Too many houses for hospital site
FEWER homes could be built on land at Frenchay Hospital after concerns were raised about initial proposals for the site.
South Gloucestershire Council said it could not support the "flawed" original scheme for up to 550 homes and a school on the land once Frenchay Hospital's acute services move to Southmead and the city centre.
Property consultants working with North Bristol NHS Trust (NBT), which owns the site, have now redrawn plans for the site and have put them forward for residents to have their say on. Their views will be considered ahead of an outline planning application being submitted to the council before Christmas.
The latest masterplan for the site shows housing being reduced to a maximum of 490. The location of the two-form entry school has been changed to the east of the site, leaving more open space in the south around the woodland, and an area has been earmarked for allotments.
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In response to comments from neighbours and the council more work has been done to protect some of the trees by creating open spaces around those with preservation orders.
It has emerged that the development site may not be sold as one but could be broken up and sold to different developers.
But planning experts said they do not currently know how much money the trust will make from the site.
They will start working in the spring with potential developers, who will then need to draw up a detailed planning application.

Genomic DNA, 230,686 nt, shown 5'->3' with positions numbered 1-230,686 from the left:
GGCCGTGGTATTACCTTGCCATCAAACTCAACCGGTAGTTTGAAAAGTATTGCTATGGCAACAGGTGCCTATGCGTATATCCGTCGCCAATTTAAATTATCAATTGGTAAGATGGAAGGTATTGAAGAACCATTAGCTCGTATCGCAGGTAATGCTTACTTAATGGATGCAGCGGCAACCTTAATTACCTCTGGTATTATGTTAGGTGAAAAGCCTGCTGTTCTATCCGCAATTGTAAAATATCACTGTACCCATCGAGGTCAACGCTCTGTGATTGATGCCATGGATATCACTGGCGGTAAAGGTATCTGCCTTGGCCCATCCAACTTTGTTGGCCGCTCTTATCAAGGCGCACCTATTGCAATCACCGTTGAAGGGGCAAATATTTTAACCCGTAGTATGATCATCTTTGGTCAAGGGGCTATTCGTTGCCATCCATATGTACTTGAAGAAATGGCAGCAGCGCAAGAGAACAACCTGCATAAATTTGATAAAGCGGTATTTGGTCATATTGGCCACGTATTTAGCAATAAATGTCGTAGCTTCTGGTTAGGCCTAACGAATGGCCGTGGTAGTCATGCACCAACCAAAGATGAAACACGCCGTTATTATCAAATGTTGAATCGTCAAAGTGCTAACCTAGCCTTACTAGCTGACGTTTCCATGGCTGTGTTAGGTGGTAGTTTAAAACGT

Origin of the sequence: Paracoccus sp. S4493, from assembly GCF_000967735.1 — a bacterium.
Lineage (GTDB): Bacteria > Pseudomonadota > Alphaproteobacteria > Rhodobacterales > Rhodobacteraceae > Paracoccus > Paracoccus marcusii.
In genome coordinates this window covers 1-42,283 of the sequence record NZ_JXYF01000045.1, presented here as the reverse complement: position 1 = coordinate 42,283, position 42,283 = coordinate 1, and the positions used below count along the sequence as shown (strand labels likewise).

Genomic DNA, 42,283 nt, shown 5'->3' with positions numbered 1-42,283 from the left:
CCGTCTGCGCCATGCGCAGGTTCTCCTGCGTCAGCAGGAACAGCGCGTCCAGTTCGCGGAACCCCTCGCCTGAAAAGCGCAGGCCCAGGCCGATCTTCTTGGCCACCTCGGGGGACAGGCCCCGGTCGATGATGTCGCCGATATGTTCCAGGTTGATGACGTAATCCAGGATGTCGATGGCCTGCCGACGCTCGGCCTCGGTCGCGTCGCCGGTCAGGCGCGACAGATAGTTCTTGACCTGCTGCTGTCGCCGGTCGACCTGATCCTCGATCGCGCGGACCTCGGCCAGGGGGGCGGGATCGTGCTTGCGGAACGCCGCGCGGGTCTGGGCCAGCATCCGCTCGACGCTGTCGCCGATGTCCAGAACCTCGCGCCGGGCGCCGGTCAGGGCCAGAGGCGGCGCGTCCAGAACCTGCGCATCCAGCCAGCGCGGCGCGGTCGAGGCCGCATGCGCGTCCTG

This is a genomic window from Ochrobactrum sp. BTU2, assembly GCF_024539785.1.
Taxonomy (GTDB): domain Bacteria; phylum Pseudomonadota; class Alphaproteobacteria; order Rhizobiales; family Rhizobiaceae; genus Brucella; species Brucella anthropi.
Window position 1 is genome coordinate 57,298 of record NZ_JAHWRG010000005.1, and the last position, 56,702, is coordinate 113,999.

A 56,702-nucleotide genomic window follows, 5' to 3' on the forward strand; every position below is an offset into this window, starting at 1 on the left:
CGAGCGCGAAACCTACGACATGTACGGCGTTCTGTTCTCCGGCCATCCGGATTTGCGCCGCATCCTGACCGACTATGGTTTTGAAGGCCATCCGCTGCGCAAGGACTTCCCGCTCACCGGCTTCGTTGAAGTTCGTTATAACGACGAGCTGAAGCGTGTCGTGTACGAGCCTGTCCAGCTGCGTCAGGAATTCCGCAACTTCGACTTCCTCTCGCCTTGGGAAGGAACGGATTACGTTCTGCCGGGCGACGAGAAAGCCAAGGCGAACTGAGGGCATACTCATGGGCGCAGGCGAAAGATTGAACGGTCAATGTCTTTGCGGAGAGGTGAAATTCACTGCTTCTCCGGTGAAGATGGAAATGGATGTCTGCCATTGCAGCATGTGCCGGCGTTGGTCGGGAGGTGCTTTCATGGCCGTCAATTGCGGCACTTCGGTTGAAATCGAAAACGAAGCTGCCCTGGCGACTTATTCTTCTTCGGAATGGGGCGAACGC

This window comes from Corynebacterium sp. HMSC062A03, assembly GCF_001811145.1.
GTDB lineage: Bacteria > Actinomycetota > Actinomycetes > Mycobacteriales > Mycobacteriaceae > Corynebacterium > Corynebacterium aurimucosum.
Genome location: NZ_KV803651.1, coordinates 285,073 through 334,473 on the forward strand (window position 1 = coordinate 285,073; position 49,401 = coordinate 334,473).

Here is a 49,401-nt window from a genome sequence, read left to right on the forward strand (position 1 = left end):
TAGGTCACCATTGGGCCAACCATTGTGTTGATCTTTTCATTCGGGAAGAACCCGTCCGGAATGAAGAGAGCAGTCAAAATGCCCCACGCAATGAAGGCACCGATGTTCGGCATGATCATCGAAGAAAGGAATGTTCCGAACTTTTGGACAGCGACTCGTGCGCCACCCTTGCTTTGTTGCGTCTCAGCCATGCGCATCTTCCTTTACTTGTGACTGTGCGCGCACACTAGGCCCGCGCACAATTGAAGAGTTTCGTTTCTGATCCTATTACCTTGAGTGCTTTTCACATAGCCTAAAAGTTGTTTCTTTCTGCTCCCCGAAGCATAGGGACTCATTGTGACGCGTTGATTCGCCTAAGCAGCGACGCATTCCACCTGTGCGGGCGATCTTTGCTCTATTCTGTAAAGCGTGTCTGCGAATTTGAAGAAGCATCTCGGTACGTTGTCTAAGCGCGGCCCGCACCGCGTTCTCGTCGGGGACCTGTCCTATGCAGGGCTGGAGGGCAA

It is anticipated that everything will be in place for development work to start at Frenchay as soon as possible after hospital services have been transferred from the site in 2014. Space has been left for a proposed health and social care centre, plans for which are currently on hold while the commissioners carry out a review, but NBT said it remains committed to the project.
Planning manager Jo Davis, from property firm GVA, said: "The community still want to work with us.
"There are still issues and concerns and we are trying to work through some of those concerns."
She said in the latest masterplan for the whole site, housing would only account for 52 per cent of land use, with 24 per cent being left as open space. The school would account for four per cent of the total site with new healthcare provision taking up nine per cent.
Director of projects at NBT, David Powell, said: "We want to be able to synchronise services leaving the Frenchay site in April 2014 because we don't want dereliction, we want to have a developer ready to start."